You are here -allRefer - Reference - Country Study & Country Guide - Hungary >

allRefer Reference and Encyclopedia Resource

allRefer    
allRefer
   


-- Country Study & Guide --     

 

Hungary

 
Country Guide
Afghanistan
Albania
Algeria
Angola
Armenia
Austria
Azerbaijan
Bahrain
Bangladesh
Belarus
Belize
Bhutan
Bolivia
Brazil
Bulgaria
Cambodia
Chad
Chile
China
Colombia
Caribbean Islands
Comoros
Cyprus
Czechoslovakia
Dominican Republic
Ecuador
Egypt
El Salvador
Estonia
Ethiopia
Finland
Georgia
Germany
Germany (East)
Ghana
Guyana
Haiti
Honduras
Hungary
India
Indonesia
Iran
Iraq
Israel
Cote d'Ivoire
Japan
Jordan
Kazakhstan
Kuwait
Kyrgyzstan
Latvia
Laos
Lebanon
Libya
Lithuania
Macau
Madagascar
Maldives
Mauritania
Mauritius
Mexico
Moldova
Mongolia
Nepal
Nicaragua
Nigeria
North Korea
Oman
Pakistan
Panama
Paraguay
Peru
Philippines
Poland
Portugal
Qatar
Romania
Russia
Saudi Arabia
Seychelles
Singapore
Somalia
South Africa
South Korea
Soviet Union [USSR]
Spain
Sri Lanka
Sudan
Syria
Tajikistan
Thailand
Turkmenistan
Turkey
Uganda
United Arab Emirates
Uruguay
Uzbekistan
Venezuela
Vietnam
Yugoslavia
Zaire

Hungary

Council of Ministers

According to the Constitution, the Council of Ministers guided, influenced, and controlled the entire construction of the economic, political, and social system of socialism. The council had primary authority over economic decision making; it developed and implemented the regime's economic plans. Beginning in 1968 with the introduction of the New Economic Mechanism (NEM), an effort to relax central controls over the economy, the Council of Ministers has played a particularly critical role within the political system (see Economic Policy and Performance, 1945-85 , ch. 3).

In 1989 the Council of Ministers consisted of a chairman (the prime minister), two deputy prime ministers, twelve ministers, the chairman of the National Planning Authority, the chairman of the People's Control Committee, and the chairman of the State Planning Committee. The number of ministries has varied over time. In 1989 they included agriculture and food, culture and education, defense, environmental protection and water management, finance, foreign affairs, health and social affairs, industry, internal affairs, justice, communications, construction, and trade. Other agencies also operated under the auspices of the Council of Ministers and in 1989 included the Central Statistical Office, the Hungarian National Bank, the National Price Office, the State Office for Church Affairs, the State Office for Youth and Sports, the Postal Service, and the State Wage and Labor Office.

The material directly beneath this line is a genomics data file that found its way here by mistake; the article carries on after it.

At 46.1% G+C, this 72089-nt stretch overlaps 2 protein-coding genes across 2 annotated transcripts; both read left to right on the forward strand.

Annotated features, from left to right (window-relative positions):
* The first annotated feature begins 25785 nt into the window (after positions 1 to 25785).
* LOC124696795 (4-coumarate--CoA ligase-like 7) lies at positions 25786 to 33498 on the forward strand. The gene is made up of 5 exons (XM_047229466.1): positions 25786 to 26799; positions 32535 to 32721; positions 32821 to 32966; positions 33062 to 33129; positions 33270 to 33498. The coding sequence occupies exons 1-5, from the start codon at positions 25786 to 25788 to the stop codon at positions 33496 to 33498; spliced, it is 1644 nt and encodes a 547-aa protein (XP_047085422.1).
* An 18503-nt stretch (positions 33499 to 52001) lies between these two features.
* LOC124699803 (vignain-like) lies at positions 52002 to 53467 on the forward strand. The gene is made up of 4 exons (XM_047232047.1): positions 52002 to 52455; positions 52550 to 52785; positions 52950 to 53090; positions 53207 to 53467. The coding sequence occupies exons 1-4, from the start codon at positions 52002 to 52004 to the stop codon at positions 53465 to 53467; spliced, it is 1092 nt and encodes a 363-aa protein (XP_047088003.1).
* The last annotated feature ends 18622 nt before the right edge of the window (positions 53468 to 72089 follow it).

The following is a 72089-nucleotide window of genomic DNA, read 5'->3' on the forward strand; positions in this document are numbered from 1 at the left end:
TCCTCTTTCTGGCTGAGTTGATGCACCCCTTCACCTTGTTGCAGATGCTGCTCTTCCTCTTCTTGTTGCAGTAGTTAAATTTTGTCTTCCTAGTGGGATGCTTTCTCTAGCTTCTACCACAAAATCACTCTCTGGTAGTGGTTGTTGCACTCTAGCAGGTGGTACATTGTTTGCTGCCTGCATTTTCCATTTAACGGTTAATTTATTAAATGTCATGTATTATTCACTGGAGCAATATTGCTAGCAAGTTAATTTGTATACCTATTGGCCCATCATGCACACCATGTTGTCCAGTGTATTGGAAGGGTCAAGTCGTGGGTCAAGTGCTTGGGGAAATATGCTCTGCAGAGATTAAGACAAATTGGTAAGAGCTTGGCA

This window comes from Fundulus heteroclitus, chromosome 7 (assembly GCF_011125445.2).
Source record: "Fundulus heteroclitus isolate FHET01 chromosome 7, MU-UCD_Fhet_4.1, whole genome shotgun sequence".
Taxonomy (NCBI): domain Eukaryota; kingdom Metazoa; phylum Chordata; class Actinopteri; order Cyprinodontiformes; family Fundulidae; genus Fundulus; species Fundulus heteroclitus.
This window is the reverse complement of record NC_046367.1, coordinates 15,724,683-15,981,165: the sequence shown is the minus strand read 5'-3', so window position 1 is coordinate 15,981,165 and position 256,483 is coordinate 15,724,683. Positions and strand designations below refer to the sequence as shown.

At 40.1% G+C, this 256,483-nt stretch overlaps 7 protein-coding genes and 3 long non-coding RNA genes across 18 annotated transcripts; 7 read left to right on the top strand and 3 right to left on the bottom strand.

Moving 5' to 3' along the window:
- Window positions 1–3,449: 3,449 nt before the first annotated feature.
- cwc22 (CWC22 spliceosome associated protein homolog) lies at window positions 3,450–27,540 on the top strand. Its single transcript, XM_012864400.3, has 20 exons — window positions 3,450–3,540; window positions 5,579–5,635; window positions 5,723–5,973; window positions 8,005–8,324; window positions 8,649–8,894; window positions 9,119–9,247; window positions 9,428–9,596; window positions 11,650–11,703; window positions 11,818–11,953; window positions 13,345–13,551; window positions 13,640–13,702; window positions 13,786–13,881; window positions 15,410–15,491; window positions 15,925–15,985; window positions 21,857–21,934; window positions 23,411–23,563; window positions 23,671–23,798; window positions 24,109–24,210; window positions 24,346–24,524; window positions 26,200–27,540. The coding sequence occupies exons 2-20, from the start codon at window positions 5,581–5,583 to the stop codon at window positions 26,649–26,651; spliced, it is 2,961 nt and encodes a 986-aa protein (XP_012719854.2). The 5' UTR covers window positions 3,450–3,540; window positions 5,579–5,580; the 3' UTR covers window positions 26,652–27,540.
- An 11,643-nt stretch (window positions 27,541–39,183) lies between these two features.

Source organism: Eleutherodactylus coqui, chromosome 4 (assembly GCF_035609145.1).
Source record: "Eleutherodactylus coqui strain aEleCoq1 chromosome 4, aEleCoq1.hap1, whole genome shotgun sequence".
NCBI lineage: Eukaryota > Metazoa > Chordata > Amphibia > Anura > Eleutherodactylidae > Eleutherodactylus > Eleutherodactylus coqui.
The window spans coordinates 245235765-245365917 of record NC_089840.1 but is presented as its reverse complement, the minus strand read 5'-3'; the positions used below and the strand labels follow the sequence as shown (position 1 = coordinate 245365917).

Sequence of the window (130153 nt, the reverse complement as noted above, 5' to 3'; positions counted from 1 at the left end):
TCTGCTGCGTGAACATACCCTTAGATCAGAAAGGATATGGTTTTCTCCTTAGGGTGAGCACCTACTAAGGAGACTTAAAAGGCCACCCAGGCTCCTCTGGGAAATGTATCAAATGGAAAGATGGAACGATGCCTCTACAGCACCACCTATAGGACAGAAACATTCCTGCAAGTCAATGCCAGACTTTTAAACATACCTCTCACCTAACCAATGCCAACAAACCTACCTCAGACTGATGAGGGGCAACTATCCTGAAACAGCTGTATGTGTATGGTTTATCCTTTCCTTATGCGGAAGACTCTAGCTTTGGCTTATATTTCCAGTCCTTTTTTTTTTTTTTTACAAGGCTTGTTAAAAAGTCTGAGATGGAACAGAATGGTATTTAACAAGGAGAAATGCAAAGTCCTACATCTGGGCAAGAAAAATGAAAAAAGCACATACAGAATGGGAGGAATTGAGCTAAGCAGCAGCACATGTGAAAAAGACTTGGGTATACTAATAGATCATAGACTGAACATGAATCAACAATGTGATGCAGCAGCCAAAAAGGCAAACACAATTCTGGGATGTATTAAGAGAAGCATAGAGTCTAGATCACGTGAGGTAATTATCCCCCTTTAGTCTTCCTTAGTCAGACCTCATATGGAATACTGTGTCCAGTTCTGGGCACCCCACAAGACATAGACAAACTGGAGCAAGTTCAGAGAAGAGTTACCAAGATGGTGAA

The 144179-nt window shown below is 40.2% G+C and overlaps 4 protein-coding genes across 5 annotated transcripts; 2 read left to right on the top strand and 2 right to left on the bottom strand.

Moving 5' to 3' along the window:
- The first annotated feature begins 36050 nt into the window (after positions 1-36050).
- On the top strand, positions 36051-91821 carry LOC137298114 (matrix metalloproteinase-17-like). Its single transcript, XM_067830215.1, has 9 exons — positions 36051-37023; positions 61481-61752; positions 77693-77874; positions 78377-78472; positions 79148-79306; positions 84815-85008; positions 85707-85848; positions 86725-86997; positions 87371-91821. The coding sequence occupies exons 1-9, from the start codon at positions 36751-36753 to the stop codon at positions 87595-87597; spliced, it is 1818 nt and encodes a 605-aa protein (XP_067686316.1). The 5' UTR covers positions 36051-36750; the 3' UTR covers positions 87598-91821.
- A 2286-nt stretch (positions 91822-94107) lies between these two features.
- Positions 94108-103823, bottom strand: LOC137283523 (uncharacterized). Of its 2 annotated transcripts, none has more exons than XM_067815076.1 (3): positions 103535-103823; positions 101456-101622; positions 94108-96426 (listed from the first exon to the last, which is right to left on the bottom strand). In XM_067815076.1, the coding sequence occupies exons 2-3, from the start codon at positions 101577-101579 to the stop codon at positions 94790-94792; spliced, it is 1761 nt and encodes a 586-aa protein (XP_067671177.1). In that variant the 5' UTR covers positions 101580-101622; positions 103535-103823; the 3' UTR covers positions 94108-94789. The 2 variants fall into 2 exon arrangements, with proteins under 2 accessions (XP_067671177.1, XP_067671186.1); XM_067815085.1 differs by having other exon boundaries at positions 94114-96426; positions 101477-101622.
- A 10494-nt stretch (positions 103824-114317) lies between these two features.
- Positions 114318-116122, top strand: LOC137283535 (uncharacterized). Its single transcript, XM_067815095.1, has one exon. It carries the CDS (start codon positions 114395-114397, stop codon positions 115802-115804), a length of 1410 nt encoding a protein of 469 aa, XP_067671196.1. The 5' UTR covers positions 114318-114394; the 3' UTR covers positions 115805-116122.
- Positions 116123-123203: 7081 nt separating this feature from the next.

Although the Council of Ministers devoted primary attention to the economy, according to the Constitution its first responsibility was to "safeguard and guarantee the political and social order of the state and the rights of the citizens." In 1989 other duties included enforcing laws and decree-laws, supporting scientific and cultural development, establishing a system for social and health services, and concluding and approving international agreements. According to Chapter III, Article 34, of the Constitution, a special act of the National Assembly may assign other duties to the Council of Ministers in addition to those described in the Constitution.

In 1989 ministers had no fixed term of office. Ministers served at the behest of the National Assembly and could, upon recommendation of the party, be recalled at any time.

Hungarian political scientist Mihaly Bihari has argued that the Council of Ministers and the ministerial system institutionalized society's economic interests and their representation within the government. The ministerial departments made the most important decisions on the economy because they had the requisite knowledge at their disposal as a result of their day-to-day administration of issues under their jurisdiction. Although the National Assembly and, most often, the Presidential Council issued laws, regulations, and decrees, the ministries developed and selected the suggested proposals. Bargaining among ministries and within the Council of Ministers resolved policy differences on these proposals. All interested ministries had the opportunity to modify these proposals so that it was possible to discern the interests and political demands of the social groupings represented by each ministry.

The People's Control Committee functioned under the direction of the Council of Ministers. The committee supervised a hierarchy of similar committees at the local levels. The Presidential Council appointed members of the People's Control Committee, but volunteers staffed most of the positions at the local levels. The committees oversaw the operations of government organs, social organizations, and economic enterprises to ensure proper management and legality.

Data as of September 1989

Hungary - TABLE OF CONTENTS

  • Government and Politics


  • Go Up - Top of Page

    Make allRefer Reference your HomepageAdd allRefer Reference to your FavoritesGo to Top of PagePrint this PageSend this Page to a Friend


    Information Courtesy: The Library of Congress - Country Studies


    Content on this web site is provided for informational purposes only. We accept no responsibility for any loss, injury or inconvenience sustained by any person resulting from information published on this site. We encourage you to verify any critical information with the relevant authorities.

     

     

     
     


    About Us | Contact Us | Terms of Use | Privacy | Links Directory
    Link to allRefer | Add allRefer Search to your site

    allRefer
    All Rights reserved. Site best viewed in 800 x 600 resolution.